It’s Just A Car, Baby Girl


Do you ever have those moments where something your parents said rings out in a moment you’re having with your children? Well, it happens to me. I find myself sounding like my mom or my dad and thinking “how did I let this happen?”

This week, two separate instances reminded me of one of the scariest moments of my teenage life.

CutlassI was driving to my step-dad’s company picnic in the Oldsmobile Cutlass Supreme recently passed down to me.

My little sister was in the car with me.

We spotted a young mother, walking with a baby on her hip. It was so hot outside.  If I remember correctly, she was pulling another young child by the hand and she had a gallon of milk. She just looked over-whelmed.

The site of her shook my conscience. Here I was, sixteen years old, with a credit card in my ashtray and a car. Yeah, it was the family car, but it was a car!

But I remembered what it was like to struggle. I remembered what it was like when my mom could barely scrape enough change to add a little meat to our pinto beans. And I didn’t like that memory at all.

So I turned around to help this mama, walking down the road while her milk was sweating. Guess what happened?

BAM! I collided with an older lady. I still think the woman who turned right on red should have been at fault. But she was older. She didn’t have any tickets. She played on my “teenager-ness”. The headlight was busted, and the front end was damaged.

My step-father was an old Marine. He kept things immaculate. There were no scratches, no dents on his cars. They didn’t even leak oil in the driveway. How was I going to show this to him?

The worst part? There weren’t cell phones back then. Not like what we have. So I couldn’t call him and give him a warning. I just had to deal with the police man, exchange information, and go on to the picnic.

I drove a few miles with my hands shaking uncontrollably. I pulled into the park where his co-workers were gathered. I spotted him immediately. Those last yards I drove passed by in slow-motion.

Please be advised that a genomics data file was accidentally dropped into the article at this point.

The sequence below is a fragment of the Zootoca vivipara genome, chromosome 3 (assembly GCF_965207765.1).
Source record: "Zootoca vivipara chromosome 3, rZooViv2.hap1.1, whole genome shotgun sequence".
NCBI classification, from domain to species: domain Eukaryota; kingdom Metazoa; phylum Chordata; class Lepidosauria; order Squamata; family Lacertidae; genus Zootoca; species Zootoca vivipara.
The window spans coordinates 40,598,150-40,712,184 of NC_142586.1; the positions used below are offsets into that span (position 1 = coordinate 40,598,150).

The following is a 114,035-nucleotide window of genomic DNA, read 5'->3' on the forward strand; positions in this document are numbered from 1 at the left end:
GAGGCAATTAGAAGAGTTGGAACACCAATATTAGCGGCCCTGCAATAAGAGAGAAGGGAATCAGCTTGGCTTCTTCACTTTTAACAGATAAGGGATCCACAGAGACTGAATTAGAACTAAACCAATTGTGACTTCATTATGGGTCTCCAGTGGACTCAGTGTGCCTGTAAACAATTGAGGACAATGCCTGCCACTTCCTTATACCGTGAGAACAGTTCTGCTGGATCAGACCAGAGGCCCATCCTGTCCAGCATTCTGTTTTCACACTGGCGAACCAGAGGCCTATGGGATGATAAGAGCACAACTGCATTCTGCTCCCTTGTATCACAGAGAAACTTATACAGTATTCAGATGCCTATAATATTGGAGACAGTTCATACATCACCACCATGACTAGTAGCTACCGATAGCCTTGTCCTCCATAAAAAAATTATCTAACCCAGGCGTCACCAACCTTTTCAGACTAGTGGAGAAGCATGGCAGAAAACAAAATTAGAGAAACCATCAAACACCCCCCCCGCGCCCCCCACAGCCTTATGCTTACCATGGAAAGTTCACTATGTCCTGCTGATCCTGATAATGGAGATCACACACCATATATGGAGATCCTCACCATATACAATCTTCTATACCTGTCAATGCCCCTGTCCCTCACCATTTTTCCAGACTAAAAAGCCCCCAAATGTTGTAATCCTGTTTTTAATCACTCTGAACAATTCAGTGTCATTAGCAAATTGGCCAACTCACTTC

I did not want to get out of the car. I thought I was going to throw-up. My head was spinning. His gaze was locked on me with a quizzical expression. I gathered my courage and got out of that Cutlass. It was the ultimate walk of shame. Everyone was looking at me.

I got closer, and he asked what happened. I told him I wrecked the car. My voice was shaking uncontrollably. He put his arms around me and said “well, you’re OK. Was anyone else hurt?”

Despite her efforts to sue us later with a fake case of whiplash, there were no injuries in my little fender bender. And his words still live with me today. “It’s just a car, baby girl.”

A few days ago my son was following too close behind his sister. A crazy rain storm ended our day at the Blue Hole a little too soon. We headed home in a down pour. A few miles down the road, my phone rang. My son said “I wrecked into Hannah.”

We turned around and went back to the scene. I found a very upset Blondie. All I could think was “it’s just a car, baby girl.” No one was hurt. The damage was minimal. Clearly everything was going to be alright.

A few days later, another panicked teenage girl called me in tears. “I don’t think I can go swimming with you today,” she sobbed. She’d had a little fender bender in Austin. But she was OK, and the other lady was just fine. And once again, I thought of that booming voice that once told me “it’s just a car, baby girl.” And I said his words again.

For all our imperfections, there were some special moments that passed between us. And even though he’s not on this earth anymore, I don’t think he’s really gone. I think our loved ones stay with us. He was my other dad. And sometimes I miss him and think about what he’d tell me when I’m trying to figure something out.

That day in the park, he showed me how much I really was loved. He didn’t worry about the broken headlight or the dented fender. He just took me by the shaking hand and said “it’s OK.” Cars will come and cars will go- but as long as we still have each other, there’s nothing a fender bender can do to ruin that.

And you know what, even though I wrecked that Cutlass, he still bought me a little red sports car for my senior year!



One response »

  1. Pingback: Lazy Sunday #41 | Paula Acton

Surely, after reading all of this, you have at least one thing to say!

Fill in your details below or click an icon to log in: Logo

You are commenting using your account. Log Out /  Change )

Google photo

You are commenting using your Google account. Log Out /  Change )

Twitter picture

You are commenting using your Twitter account. Log Out /  Change )

Facebook photo

You are commenting using your Facebook account. Log Out /  Change )

Connecting to %s